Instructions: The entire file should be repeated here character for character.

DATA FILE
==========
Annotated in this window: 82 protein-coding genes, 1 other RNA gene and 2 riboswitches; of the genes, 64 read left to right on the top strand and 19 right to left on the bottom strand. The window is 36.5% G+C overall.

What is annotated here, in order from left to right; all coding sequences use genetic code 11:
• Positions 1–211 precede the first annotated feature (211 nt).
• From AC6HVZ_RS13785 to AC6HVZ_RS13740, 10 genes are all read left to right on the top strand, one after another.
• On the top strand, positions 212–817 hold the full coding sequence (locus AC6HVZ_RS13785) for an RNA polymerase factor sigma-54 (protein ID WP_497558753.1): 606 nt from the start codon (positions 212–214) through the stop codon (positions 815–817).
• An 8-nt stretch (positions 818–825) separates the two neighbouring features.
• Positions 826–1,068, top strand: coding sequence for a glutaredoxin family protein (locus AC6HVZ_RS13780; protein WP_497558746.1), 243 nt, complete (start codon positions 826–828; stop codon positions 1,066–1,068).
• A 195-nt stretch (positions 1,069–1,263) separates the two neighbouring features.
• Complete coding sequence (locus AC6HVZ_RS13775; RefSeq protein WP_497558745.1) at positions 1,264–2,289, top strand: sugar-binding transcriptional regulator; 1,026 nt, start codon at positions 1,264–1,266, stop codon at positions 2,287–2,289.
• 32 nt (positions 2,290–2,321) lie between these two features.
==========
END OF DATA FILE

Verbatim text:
Annotated in this window: 82 protein-coding genes, 1 other RNA gene and 2 riboswitches; of the genes, 64 read left to right on the top strand and 19 right to left on the bottom strand. The window is 36.5% G+C overall.

What is annotated here, in order from left to right; all coding sequences use genetic code 11:
• Positions 1–211 precede the first annotated feature (211 nt).
• From AC6HVZ_RS13785 to AC6HVZ_RS13740, 10 genes are all read left to right on the top strand, one after another.
• On the top strand, positions 212–817 hold the full coding sequence (locus AC6HVZ_RS13785) for an RNA polymerase factor sigma-54 (protein ID WP_497558753.1): 606 nt from the start codon (positions 212–214) through the stop codon (positions 815–817).
• An 8-nt stretch (positions 818–825) separates the two neighbouring features.
• Positions 826–1,068, top strand: coding sequence for a glutaredoxin family protein (locus AC6HVZ_RS13780; protein WP_497558746.1), 243 nt, complete (start codon positions 826–828; stop codon positions 1,066–1,068).
• A 195-nt stretch (positions 1,069–1,263) separates the two neighbouring features.
• Complete coding sequence (locus AC6HVZ_RS13775; RefSeq protein WP_497558745.1) at positions 1,264–2,289, top strand: sugar-binding transcriptional regulator; 1,026 nt, start codon at positions 1,264–1,266, stop codon at positions 2,287–2,289.
• 32 nt (positions 2,290–2,321) lie between these two features.